Trouble switching to generic drug.
* Trouble Switching to Generic Drug: To S.M., N. Mankato, Minnesota: You report side effects after switching from Ativan to a generic version and have heard that drug manufacturers can reduce the strength of generics by 40 percent. Our nation's laws require that all drugs (both trade name and generic) meet the same specifications for exactness in their dose. To be approved as a generic drug, the drug company must prove to the FDA that their generic version has the same dosage, safety, quality, and strength as the brand-name product. In addition, the generic product must be similar in the way that it works, the way that it is taken, and the way that it should be used. Some variation may occur in the drug's inactive ingredients, and this may cause side effects in some sensitive people. For example, a person may be allergic to a certain type of dye that is used in the generic (but not brand name) product. I would offer two recommendations: try a different generic manufacturer and talk to your doctor about using a different drug within the same drug class to see if better results occur.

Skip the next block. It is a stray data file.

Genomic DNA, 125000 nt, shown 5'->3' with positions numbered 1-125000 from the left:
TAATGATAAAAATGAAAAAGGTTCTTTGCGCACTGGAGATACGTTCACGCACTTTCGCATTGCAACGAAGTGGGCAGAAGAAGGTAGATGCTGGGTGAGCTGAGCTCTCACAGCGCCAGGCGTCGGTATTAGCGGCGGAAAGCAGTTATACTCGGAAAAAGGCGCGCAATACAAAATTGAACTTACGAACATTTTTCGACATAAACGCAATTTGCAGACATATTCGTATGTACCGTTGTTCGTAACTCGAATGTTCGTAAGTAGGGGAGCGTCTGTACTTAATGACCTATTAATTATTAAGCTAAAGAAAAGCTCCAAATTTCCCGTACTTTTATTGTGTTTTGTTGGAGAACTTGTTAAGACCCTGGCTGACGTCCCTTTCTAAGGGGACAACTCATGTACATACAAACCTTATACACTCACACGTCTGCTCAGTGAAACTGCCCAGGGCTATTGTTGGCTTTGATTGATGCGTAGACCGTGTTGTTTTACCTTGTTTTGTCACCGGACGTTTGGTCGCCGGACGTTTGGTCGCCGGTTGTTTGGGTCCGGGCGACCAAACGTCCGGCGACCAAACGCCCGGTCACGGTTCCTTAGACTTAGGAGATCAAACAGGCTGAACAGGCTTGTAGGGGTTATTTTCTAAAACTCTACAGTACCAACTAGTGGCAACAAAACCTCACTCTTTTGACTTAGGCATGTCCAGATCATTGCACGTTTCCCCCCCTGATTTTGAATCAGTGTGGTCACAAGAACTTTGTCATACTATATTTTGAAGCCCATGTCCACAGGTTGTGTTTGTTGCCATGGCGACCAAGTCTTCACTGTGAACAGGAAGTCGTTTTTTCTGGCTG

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|Title Annotation:||From the Pharmacy|
|Publication:||Saturday Evening Post|
|Article Type:||Brief article|
|Date:||Sep 1, 2008|
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